WikiLeaks’ chief spokesman and founder Julian Assange was denied bail after being arrested today by U.K. police for rape and other charges.
Assange, 39, stands accused of one count of unlawful coercion, two counts of sexual molestation and one count of rape stemming from incidents involving two women in Sweden this past August. Swedish authorities initially dropped the charges, but in November, Swedish Director of Public Prosecution Marianne Ny requested Assange be arrested.
Assange was taken into custody by the Metropolitan Police’s Extradition Unit at 9:30 a.m. GMT. In an appearance in City of Westminster Magistrates Court, according to authorities, he told the court he would not consent to extradition, according to reports.
Kristinn Hrafnsson, a spokesman for WikiLeaks, told the Associated Press that Assange’s arrest is an attack on freedom of the press.
“This will not change our operation,” Hrafnsson was quoted as saying.
As the main face of WikiLeaks, Assange has been at the center of controversy surrounding the site. Last month, WikiLeaks began releasing a cache of U.S. diplomatic cables, opening up a new salvo of attacks-both cyber-security and public relations-wise-against the site.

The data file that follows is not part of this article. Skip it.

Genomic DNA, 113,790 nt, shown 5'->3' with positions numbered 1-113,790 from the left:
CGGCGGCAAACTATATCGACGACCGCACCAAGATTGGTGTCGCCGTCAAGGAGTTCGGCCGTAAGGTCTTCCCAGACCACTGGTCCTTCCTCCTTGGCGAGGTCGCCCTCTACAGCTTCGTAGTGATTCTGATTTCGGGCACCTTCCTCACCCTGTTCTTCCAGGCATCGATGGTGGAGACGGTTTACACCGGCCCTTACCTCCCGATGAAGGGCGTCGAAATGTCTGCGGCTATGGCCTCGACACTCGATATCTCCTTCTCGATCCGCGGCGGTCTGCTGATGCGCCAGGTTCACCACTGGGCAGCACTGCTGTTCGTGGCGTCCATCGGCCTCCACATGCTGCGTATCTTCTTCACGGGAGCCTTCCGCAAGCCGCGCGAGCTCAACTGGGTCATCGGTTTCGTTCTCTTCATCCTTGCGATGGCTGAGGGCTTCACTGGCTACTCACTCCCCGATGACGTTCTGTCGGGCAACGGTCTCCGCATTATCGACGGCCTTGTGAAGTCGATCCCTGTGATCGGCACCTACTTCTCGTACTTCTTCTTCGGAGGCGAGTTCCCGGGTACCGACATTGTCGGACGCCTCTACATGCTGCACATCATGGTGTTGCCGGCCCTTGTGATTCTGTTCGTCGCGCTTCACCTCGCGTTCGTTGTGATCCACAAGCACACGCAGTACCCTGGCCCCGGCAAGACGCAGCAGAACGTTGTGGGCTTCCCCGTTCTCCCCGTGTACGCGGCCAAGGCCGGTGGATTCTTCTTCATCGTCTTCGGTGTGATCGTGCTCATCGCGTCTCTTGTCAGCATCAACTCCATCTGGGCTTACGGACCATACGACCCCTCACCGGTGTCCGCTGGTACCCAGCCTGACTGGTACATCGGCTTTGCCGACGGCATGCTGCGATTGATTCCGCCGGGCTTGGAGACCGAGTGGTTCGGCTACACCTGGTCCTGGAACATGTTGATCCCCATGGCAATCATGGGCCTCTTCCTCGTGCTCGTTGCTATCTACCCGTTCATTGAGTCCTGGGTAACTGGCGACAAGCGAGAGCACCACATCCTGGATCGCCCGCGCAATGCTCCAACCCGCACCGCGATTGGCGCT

But it’s not just WikiLeaks’ foes that have been busy; defenders of the site have been active as well. After PayPal announced it was blocking the site’s donation account, attackers knocked the PayPal blog offline for more than 8 hours Dec. 4. A second attack hit the main PayPal site Dec. 6.
Also targeted was PostFinance.ch, which closed Assange’s account after claiming he had lied about his residency. An analysis of the attack by Netcraft is available here, and the site remains down as of 11:45 a.m. EST.
The attacks are reportedly the work of ‘Anonymous,’ a loose affiliation of people tied to numerous hacktivist incidents. The group published a seven-point platform pledging continued attacks and urging supporters to “spread the current leaked cables as much as possible.”
WikiLeaks itself has been subject to denial-of-service attacks, with one coming shortly before it began publishing the diplomatic cables Nov. 28. A second attack occurred days later. Amazon also decided to stop hosting WikiLeaks on its servers, forcing the site to look elsewhere. EveryDNS.net backed away from the site Dec. 3, disabling services for WikiLeaks’ secondary hosted domains as well as the WikiLeaks.ch domain.
In order to stay alive, the WikiLeaks Website and its CableGate Webpage are being mirrored on 748 sites.
Meanwhile, U.S. Army Private First Class Bradley Manning, who is accused of leaking classified information to WikiLeaks, remains in U.S. military custody.